At that point I sat down with Thom Weisel about creating a foundation - a major donor fundraising program to keep the money going into the programs we started. That just grew into these other opportunities over time. Basically it's been a huge component in support of the organisation. It pumped over $4 million into athlete programs in the last five years. It not only kept the programs that I started going but it also ended up funding everything we do in athletics - mountain bike, women's programs and other important stuff. From the beginning I believe the top end of our sport is connected to the bottom - if you look at membership growth and grassroots, you cannot disconnect the athlete performance side of it. And a lot of the membership growth is a result of Lance Armstrong putting our sport on the radar screen for millions of new fans. A few of those buy bicycles and that pumps billions into the bike industry. One out of every hundred decides to become a member, so there are ten thousand new members - it becomes a complex, interconnected ecosystem.
I think that elite coaches are absolutely critical to supporting the whole thing, and creating an industry. Making an association for them to share information and create structure was critical. We have grown from just a few people who had coaching licenses in 1999 to over 1,200 now. That has been a big factor with our growth as well.
CN: You were Chief Operating Officer and are now still the Director of Athletics. How do you see those roles functioning within USA Cycling?
SJ: I think that the sport definitely needs to have a well-functioning grassroots effort and a well-functioning elite effort. If you look at our mission it is to grow the sport domestically and the other is to achieve international success. I really believe that having Americans on the podium of international competitions ultimately creates the perception of opportunities among those who might be inclined to pick-up the sport and drives membership at the base. I am very passionate about both ends of the spectrum. I've been part of both ends.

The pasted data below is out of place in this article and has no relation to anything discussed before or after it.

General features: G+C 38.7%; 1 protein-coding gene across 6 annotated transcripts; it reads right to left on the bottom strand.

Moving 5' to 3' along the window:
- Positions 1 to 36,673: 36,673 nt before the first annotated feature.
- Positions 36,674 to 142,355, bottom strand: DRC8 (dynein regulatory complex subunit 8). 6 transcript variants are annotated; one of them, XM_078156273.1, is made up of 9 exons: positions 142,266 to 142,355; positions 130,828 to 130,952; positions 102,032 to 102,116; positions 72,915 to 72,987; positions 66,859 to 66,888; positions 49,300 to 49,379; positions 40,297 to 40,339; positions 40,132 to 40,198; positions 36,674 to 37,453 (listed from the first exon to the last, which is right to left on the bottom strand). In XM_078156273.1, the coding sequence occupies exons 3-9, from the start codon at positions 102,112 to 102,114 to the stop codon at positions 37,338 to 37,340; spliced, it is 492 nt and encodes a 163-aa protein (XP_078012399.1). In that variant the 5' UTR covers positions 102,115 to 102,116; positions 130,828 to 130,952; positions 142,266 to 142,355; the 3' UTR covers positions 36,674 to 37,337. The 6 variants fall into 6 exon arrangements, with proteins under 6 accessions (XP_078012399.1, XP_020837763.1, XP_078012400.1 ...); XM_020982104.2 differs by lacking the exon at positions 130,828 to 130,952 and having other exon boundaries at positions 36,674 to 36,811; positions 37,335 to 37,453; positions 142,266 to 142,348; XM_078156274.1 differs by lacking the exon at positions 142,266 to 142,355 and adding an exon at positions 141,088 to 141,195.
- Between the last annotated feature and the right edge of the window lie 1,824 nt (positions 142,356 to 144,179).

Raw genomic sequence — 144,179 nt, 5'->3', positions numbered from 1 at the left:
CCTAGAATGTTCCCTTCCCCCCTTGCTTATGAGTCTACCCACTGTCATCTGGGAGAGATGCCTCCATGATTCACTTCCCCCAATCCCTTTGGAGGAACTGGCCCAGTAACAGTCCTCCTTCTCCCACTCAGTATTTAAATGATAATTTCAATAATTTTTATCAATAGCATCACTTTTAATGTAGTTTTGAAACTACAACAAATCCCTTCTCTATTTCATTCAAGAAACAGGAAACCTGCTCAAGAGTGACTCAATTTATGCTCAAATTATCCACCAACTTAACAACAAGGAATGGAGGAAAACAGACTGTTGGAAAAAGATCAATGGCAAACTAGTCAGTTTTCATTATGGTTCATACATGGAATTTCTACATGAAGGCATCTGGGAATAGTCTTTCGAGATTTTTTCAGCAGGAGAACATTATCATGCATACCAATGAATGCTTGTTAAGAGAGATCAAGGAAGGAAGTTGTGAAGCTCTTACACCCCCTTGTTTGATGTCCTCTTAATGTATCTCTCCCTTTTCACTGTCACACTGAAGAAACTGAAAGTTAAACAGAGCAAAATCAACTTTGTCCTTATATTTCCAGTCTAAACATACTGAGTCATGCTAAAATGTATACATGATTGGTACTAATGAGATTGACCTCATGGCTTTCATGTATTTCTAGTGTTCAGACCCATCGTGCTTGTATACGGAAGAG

USA Cycling never really adapted to the change to professionalism in the Olympics in 1996. When I came on board in 2000 they still had a lot of basic programs that were designed around an old amateur model. So to dissolve those programs and revaluate where we put our resources in what otherwise is a professional sport was critical. The bad news is that not all the disciplines have all the same level of professionalism. On the road side that is clear it has grown to a very sophisticated level, but on the mountain bike side it is a little behind, but going in that direction. Women's professional cycling is also not as sophisticated and track is behind all of those.